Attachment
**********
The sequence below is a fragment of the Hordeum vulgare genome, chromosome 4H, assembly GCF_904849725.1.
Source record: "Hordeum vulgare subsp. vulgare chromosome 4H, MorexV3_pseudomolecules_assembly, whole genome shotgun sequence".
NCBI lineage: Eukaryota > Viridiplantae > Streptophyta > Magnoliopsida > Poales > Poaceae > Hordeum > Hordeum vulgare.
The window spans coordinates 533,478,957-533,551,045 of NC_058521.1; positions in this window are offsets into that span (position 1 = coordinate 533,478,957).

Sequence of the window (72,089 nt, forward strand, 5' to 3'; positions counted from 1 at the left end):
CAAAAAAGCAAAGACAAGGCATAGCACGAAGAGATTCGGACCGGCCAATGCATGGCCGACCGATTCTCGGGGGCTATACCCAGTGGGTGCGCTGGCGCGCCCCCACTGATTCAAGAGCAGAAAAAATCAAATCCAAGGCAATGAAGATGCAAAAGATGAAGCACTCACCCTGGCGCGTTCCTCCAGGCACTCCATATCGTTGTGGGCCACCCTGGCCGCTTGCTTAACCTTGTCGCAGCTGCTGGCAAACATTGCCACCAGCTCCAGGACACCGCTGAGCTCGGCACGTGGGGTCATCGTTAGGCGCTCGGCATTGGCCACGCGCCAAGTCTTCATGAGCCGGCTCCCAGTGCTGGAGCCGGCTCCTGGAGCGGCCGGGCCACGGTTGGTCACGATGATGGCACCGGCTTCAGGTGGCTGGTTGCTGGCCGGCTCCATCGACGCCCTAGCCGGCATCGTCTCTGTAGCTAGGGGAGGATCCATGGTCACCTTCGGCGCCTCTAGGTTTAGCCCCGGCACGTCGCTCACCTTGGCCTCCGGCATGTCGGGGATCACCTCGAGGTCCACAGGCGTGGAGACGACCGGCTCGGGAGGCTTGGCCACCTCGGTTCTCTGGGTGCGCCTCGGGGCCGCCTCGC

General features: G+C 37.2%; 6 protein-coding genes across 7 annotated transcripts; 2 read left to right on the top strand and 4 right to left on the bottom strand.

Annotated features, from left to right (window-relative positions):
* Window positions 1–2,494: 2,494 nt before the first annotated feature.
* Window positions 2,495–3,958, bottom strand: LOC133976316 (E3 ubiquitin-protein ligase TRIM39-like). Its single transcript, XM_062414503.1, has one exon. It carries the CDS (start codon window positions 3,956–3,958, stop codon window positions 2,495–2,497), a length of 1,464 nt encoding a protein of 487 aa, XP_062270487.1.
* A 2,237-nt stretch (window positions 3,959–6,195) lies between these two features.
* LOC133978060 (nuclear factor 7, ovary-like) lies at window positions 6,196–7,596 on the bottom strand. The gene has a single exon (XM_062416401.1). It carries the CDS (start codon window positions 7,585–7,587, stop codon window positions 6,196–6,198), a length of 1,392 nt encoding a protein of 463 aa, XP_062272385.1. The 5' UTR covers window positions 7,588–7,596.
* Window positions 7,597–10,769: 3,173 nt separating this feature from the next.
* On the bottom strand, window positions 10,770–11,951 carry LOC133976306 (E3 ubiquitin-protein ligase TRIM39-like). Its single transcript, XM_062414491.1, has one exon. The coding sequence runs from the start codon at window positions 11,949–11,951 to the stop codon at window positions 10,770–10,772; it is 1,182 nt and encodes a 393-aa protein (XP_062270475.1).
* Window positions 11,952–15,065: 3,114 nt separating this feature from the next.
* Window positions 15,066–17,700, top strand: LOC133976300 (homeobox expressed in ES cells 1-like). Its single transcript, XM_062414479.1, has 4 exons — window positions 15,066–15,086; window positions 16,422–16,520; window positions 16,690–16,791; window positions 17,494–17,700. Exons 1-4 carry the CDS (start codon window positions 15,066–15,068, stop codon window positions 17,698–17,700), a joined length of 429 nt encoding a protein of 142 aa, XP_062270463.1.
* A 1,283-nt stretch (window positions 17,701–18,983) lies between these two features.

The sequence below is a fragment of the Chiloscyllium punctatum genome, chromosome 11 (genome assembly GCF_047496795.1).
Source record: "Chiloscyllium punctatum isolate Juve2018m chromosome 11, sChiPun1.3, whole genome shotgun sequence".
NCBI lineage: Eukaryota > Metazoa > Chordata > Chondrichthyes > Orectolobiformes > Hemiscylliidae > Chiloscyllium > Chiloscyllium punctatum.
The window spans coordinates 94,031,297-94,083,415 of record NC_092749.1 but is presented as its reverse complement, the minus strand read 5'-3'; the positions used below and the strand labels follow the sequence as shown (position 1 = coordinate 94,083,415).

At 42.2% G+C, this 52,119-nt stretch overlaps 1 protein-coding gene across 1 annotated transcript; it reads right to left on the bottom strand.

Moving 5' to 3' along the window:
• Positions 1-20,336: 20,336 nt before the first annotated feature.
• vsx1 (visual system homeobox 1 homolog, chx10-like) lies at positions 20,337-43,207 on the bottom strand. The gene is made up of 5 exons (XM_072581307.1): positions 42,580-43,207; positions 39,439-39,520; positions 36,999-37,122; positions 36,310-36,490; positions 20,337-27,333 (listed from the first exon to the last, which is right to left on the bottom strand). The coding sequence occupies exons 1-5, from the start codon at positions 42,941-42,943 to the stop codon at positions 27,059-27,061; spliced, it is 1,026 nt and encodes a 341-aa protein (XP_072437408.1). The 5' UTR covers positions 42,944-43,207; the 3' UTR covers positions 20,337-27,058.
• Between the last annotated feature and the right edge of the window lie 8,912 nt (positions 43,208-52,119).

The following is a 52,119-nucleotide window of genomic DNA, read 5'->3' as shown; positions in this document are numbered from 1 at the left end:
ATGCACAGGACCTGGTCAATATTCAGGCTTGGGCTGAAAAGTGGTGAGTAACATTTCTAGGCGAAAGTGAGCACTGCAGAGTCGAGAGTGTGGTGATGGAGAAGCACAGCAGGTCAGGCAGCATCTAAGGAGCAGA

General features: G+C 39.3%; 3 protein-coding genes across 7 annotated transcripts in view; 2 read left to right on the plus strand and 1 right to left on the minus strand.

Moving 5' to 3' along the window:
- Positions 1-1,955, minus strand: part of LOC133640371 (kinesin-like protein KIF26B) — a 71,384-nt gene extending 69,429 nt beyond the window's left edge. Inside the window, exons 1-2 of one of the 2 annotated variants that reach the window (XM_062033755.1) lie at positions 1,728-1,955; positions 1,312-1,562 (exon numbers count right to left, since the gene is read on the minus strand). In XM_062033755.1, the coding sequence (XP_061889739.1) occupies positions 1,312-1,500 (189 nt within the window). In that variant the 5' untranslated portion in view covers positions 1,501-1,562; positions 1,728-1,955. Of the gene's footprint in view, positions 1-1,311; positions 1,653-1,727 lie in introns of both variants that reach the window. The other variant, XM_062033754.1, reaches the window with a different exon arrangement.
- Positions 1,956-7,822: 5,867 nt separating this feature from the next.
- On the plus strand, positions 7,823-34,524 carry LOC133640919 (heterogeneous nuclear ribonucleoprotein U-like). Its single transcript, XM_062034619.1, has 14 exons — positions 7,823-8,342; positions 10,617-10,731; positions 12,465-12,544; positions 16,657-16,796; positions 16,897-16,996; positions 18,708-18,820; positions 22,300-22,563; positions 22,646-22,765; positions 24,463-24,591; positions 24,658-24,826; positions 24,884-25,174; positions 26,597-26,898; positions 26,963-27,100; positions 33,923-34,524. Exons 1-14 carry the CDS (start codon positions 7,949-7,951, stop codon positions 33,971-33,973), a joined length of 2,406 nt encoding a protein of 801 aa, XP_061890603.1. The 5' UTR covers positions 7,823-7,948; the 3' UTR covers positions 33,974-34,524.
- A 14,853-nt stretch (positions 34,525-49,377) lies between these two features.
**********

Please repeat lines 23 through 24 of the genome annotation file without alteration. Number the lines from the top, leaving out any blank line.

Moving 5' to 3' along the window:
• Positions 1-20,336: 20,336 nt before the first annotated feature.